Governor’s daughter defends headdress photo

By KRISTI EATON, Associated Press Published: March 7, 2014
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The daughter of Oklahoma’s governor, who is part of a punk band and has posed for revealing photos at the state mansion, defended herself Friday after posting a photo of herself in a Native American headdress that critics called insensitive.

Christina Fallin, who is not Native American, wears a red-and-white feathered headdress in the post, which includes the phrase “appropriate culturation.” The post says the photo was taken at Remington Park, a racetrack and casino owned by the Chickasaw Nation, one of the state’s most powerful tribes.

The photo was posted Thursday to Fallin’s Instagram account and the Facebook page for her band, but was later replaced with a statement saying she felt the “deepest respect” for Native American culture and asking people to forgive her for wearing beautiful things.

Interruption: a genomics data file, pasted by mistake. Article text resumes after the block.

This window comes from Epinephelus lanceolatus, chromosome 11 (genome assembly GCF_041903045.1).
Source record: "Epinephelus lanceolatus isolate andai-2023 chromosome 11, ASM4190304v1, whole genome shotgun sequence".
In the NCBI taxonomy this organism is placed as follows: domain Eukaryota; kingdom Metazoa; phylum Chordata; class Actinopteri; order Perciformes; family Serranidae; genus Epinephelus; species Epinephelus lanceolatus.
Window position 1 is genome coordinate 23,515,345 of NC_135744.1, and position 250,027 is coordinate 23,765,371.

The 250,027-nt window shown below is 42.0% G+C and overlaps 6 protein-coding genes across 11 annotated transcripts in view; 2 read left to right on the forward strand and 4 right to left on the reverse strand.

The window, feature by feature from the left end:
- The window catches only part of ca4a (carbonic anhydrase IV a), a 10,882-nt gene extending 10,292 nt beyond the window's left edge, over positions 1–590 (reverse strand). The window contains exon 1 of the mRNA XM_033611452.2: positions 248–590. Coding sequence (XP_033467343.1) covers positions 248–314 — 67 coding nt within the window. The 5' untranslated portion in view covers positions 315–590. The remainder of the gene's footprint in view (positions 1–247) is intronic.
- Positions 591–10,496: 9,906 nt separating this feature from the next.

Fallin, the daughter of Oklahoma’s first female governor, Mary Fallin, made headlines in 2011 after a photo shoot at the governor’s mansion. A local magazine focused on 20-somethings posted videos from the session, showing her strolling around the mansion property in avant-garde fashions.

Those videos were removed from the magazine’s website after some people said they were distasteful. Christina Fallin issued a statement at that time saying she was thrilled to be a part of the magazine.

The 26-year-old Fallin is currently a marketing consultant for and appears in another local magazine that features fashion trends, health tips and beauty advice. She is also part of a local band that describes itself as “electronic-punk.”

In the past few weeks, she’s also posted several photos from events with her mother: first, one from the State of the State speech at Oklahoma’s capitol, and others from Washington, D.C., while at the National Governors Association meeting.

The picture of the headdress quickly drew negative comments on social media.

Headdresses, historically worn by Native American warriors who received feathers for heroic deeds, are considered sacred items and are still used for some ceremonies.

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